The closest thing to a wet market in the US would be a farmer’s market, but a few key differences make the Asian version truly unique. First, there’s far more “livestock” than I’ve ever seen at a farmer’s market in the states. By “livestock” I mean tanks or cages full of eels, crabs, catfish, turtles, and frogs. There’s also some not so “live”stock: giant prawns and fresh fish on ice, as well as stands dedicated to specific types of meat (pork, beef, lamb, and chicken).
The other key difference is the type of fruits and vegetables that you’ll find in their respective sections of the market. In the veggie section, there was a box full of muddy lotus roots, crates full of “young” and “old” ginger, and many other vegetables that I couldn’t even identify. The fruit section was alive with color: bright pink dragon fruit, spiky green and red rambutans, deep purple mangosteens, and yellow Malaysian mangoes.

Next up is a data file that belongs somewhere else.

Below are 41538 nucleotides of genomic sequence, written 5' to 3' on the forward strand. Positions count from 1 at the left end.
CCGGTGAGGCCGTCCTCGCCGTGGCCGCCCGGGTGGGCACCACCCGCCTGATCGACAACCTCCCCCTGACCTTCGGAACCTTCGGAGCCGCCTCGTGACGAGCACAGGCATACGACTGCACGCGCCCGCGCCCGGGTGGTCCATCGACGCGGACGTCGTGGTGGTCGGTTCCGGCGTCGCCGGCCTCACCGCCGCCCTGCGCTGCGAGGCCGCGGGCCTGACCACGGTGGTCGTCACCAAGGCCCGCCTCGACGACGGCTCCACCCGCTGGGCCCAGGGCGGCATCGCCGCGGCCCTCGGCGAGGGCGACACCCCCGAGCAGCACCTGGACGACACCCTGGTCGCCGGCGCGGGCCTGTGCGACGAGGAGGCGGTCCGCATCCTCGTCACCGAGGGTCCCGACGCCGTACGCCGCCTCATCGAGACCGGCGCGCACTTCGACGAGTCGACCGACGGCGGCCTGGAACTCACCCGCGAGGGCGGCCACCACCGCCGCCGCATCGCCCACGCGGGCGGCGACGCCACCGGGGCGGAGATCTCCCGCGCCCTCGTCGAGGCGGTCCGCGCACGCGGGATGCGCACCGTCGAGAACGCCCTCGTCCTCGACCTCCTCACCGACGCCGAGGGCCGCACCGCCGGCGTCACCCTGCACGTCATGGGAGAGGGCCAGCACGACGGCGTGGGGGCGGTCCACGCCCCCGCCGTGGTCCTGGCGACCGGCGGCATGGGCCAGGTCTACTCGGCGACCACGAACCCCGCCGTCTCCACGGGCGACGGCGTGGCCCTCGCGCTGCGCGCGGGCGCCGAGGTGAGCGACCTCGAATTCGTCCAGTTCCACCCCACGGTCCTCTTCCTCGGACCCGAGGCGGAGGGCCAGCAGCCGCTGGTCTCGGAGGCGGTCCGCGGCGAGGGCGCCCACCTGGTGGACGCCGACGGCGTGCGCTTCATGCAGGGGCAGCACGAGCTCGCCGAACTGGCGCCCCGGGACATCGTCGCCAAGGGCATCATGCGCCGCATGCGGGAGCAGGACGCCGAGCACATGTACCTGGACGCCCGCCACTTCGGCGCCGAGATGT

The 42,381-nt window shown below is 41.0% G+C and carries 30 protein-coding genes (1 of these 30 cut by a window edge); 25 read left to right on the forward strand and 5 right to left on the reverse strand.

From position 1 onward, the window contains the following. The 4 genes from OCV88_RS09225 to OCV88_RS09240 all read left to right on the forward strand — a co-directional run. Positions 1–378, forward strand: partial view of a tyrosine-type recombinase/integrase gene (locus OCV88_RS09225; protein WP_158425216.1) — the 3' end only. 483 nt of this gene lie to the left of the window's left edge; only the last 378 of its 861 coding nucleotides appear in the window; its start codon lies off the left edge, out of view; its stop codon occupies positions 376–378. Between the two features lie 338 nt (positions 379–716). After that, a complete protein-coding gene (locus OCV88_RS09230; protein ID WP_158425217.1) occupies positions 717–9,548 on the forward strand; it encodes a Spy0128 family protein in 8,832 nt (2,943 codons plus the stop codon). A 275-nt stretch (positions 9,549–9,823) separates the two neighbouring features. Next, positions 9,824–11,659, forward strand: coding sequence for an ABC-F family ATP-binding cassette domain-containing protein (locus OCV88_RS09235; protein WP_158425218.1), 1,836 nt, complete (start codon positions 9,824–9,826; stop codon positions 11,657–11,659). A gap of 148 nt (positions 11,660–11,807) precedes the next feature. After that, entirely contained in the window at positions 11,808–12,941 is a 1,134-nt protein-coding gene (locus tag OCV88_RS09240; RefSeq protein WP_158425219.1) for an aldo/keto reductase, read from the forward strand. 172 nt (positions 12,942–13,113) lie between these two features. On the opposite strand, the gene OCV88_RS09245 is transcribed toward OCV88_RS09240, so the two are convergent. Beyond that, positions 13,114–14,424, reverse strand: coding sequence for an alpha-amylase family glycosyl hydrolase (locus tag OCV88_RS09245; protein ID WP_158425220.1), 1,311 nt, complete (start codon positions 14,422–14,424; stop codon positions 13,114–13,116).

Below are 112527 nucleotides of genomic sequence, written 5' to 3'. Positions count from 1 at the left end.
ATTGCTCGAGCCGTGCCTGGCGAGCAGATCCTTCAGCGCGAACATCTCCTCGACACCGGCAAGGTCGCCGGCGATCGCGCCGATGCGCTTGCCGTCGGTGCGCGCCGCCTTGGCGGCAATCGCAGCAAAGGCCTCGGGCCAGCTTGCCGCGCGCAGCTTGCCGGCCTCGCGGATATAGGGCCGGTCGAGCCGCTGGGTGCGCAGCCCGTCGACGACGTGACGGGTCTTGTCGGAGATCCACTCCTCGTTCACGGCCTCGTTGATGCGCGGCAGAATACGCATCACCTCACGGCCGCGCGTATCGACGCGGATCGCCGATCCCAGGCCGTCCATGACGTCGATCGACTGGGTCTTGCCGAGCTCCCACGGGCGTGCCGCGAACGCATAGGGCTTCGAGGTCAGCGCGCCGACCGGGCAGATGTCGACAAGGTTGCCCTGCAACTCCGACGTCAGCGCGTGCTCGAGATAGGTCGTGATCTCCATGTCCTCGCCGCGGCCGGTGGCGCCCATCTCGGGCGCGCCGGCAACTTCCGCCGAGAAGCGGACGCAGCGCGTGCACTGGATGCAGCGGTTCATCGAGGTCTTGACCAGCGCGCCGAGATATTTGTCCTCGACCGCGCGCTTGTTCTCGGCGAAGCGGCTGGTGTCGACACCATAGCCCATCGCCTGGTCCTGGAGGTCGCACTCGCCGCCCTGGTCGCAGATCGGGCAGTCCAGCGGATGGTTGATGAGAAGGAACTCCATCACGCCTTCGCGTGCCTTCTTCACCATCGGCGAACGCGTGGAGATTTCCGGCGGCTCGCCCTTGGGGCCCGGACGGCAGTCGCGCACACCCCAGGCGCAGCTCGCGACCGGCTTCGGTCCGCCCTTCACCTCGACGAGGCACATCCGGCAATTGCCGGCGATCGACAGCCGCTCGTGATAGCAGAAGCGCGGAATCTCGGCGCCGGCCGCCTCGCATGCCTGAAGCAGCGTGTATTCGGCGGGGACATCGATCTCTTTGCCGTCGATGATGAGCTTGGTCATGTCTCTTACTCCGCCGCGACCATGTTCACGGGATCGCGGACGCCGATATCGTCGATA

The name “wet market” comes from the fact that the markets are open air and hosed down throughout the day. The water is used to keep the “livestock” fresh as well as to clean up the meat stands after butchering.
While grocery stores are abundant and can be reasonably priced, the wet market provides a much more personal experience. It appeared that many of the local shoppers were friendly with the sellers, and both shoppers and sellers alike were more than happy to answer any questions I had about what an item was and how best to prepare it.
We arrived right when many of the vendors were closing up, so I didn’t get to take as many pictures as I had hoped. Click here to see the few I took. I promise to post more after our next visit!